The Fynbos - moonshine

Relaxing in South Africa's Fynbos

Brent Daniel and Donna Nespoli :: www.wbrentdaniel.org and www.instagram.com/brentdanielco

"There aren't lions in this part of South Africa, are there?"

"No."

"Then what was that sound?"

Warm, tea-colored water that we had been assured was safe, lapped at our bare skin as we sat late into the night in the wood-fired hot tub. The roaring didn't appear to be too far off. We each eyed the distance to the cabin door.

"I don't know. Donkey, maybe."

"A donkey?"

"Maybe a cow giving birth?"

"It sounds like a lion to me."

I paused. "I know. It does, doesn't it?"

We'd come to South Africa's Western Cape to spend a few days relaxing and diving with sharks ( ... my wife's idea of relaxing) before beginning a month traveling in Africa in earnest. We'd heard from a number of folks that your first trip to Africa should be to South Africa. I suspect they meant your whole first trip, but three or four days should suffice, shouldn't it? We understand what they meant, ... and would likely offer the same advice. South Africa has much of the infrastructure and rhythm familiar to westerners, but with glimpses of something a little rawer, deeper. It's a great place to get your African toes wet.

While in South Africa, we were staying in the Fynbos, a mountainous coastal region covered in low heath. By itself this small area, one-sixth the size of our home state of Colorado, represents one of the Earth's six major floral kingdoms. More than 9,000 species of plants occur in this tiny region,  two-thirds of them occurring nowhere else. (By contrast, the Holarctic Floral Kingdom covers pretty much the entire northern hemisphere.)

The hiking was spectacular right out of our back door, with trails running up the valleys, looping over ridge lines, and soaring out across high natural benches. We saw relatively few birds in the higher open heath, but drainage bottoms, with their larger shrubs and the occasional copse of trees, teemed with them. Below a young Neddicky (best guess) alights on a Red Pagoda plant (best guess).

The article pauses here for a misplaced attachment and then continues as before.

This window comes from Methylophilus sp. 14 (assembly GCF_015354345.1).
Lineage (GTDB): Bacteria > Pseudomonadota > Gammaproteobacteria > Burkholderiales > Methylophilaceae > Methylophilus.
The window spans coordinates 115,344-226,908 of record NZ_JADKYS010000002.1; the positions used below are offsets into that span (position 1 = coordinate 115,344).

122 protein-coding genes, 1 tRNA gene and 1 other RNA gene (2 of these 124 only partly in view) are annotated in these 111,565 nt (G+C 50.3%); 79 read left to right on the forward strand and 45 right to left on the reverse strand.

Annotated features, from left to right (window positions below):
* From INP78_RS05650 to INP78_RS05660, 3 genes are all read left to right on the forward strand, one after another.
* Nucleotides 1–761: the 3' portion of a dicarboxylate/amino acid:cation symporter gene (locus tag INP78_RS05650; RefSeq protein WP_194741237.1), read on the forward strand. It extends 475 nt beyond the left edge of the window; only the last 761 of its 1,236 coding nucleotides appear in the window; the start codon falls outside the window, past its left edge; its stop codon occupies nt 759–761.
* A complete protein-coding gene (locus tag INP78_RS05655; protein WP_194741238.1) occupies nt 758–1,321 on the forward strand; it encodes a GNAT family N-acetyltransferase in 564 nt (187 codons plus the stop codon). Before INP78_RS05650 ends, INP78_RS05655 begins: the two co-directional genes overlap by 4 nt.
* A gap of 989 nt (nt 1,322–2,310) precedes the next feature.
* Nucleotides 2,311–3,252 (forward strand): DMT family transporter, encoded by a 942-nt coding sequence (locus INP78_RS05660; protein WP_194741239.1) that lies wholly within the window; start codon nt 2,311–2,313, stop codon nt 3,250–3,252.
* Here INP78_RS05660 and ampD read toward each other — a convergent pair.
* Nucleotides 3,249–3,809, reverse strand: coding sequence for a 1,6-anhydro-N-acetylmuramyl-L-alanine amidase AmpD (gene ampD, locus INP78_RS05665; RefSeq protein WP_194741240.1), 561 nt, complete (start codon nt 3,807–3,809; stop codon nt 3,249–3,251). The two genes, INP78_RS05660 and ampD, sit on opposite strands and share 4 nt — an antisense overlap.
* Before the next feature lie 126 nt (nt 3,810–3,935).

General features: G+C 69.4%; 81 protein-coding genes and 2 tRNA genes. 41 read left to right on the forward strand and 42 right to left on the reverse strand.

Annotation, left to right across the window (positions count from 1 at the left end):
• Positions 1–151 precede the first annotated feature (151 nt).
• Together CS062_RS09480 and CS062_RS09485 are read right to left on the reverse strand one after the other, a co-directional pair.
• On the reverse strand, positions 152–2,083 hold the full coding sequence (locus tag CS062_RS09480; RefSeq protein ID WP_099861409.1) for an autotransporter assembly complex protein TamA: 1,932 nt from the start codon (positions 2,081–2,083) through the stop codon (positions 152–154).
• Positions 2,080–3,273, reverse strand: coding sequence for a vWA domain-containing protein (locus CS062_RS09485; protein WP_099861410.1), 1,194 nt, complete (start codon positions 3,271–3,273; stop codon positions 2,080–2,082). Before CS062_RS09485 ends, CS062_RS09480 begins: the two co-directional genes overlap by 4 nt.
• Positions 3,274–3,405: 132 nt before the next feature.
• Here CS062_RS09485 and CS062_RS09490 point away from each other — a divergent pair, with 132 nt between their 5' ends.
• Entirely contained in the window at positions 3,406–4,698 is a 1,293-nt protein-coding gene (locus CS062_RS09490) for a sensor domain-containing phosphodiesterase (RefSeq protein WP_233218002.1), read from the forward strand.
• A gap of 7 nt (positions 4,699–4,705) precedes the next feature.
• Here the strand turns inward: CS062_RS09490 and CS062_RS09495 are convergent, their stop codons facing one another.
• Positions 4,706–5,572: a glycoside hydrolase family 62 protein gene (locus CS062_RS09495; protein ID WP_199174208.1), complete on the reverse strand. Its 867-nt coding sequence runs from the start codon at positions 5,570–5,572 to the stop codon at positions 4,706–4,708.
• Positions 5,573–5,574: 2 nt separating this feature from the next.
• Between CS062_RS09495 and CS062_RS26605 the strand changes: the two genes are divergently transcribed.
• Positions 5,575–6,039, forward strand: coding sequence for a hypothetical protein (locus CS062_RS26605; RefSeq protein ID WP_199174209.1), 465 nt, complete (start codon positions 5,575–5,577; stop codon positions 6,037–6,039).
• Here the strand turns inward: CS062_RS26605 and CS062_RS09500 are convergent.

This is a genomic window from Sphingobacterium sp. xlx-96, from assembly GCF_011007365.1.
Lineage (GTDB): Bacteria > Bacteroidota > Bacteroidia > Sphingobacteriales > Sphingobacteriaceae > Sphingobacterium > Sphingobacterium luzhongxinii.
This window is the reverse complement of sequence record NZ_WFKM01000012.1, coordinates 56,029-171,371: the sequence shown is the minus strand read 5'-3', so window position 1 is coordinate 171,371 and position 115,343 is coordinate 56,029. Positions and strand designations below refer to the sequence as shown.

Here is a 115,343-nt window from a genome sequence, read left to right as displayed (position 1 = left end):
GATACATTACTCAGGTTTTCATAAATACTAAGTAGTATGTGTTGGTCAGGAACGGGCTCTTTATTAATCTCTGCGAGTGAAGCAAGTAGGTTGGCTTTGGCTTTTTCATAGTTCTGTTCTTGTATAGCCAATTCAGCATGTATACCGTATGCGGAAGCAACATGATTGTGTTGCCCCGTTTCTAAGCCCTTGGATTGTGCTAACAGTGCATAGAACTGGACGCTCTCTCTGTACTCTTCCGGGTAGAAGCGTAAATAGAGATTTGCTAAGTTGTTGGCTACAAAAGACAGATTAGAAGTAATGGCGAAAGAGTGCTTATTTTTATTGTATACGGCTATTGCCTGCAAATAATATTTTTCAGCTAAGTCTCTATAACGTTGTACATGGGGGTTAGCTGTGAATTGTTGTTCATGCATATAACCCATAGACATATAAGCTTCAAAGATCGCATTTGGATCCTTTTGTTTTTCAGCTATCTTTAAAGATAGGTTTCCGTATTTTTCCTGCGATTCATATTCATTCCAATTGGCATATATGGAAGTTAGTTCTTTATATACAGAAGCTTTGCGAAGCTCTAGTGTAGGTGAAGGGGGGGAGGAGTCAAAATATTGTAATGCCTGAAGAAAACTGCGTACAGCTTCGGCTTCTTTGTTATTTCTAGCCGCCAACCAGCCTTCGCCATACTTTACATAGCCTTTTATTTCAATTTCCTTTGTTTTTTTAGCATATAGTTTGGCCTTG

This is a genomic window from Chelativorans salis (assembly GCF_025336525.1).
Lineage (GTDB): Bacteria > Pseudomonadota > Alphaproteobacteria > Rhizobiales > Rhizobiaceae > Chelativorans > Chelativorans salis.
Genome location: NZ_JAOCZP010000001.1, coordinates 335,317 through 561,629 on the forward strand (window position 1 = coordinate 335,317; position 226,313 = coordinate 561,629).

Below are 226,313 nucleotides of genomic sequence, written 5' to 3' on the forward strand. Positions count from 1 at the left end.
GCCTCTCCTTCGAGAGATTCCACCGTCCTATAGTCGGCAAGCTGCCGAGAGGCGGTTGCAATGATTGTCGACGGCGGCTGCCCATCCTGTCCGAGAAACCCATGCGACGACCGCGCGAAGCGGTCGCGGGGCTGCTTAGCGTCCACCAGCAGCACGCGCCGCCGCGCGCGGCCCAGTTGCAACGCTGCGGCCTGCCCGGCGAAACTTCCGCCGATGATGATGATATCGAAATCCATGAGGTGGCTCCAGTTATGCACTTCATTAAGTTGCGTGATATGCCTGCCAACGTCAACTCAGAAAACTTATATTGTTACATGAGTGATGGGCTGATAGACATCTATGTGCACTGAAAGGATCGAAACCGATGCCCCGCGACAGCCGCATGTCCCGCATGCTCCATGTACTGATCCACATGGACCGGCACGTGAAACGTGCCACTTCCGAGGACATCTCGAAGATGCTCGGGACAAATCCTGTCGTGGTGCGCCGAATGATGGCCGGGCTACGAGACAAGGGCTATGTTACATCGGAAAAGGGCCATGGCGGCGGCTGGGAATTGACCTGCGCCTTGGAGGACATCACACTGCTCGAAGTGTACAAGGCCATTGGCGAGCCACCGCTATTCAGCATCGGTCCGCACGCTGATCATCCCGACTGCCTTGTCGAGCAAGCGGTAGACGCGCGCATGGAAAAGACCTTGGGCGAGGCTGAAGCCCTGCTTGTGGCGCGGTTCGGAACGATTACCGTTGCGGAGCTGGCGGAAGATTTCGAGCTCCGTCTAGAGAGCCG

The Cape Sugarbird (below) is one of six species of bird endemic to the Fynbos. They occur nowhere else in the world, but were a common sight amongst the shrubs here.

If you do have the good fortune to make it to the Fynbos for a few days, we can highly recommend the cabins at Kolkol Mountain Lodge. Only an hour outside of Cape Town, they felt wonderfully isolated and remote, and in many ways were: fifteen minutes down a dirt road, and another kilometer up an even narrower double track.

One night we laid in bed with the bedroom door open for a good while, listening to a pair of owls call to each other in the pines just out back. Another evening, coming back from a hike at dusk, we caught a glimpse of a caracal loping down the hill toward our cabin. Each cabin has a wonderful deck with a private wood-fired hot tub, ... from which it turns out you can listen to lions roar at night. And they were lions.

Just down the hill there's a wildlife sanctuary, Cornell Skop Farm, which does indeed have a number of lions in its care. Lions which have been known to carry on a bit after the sun goes down.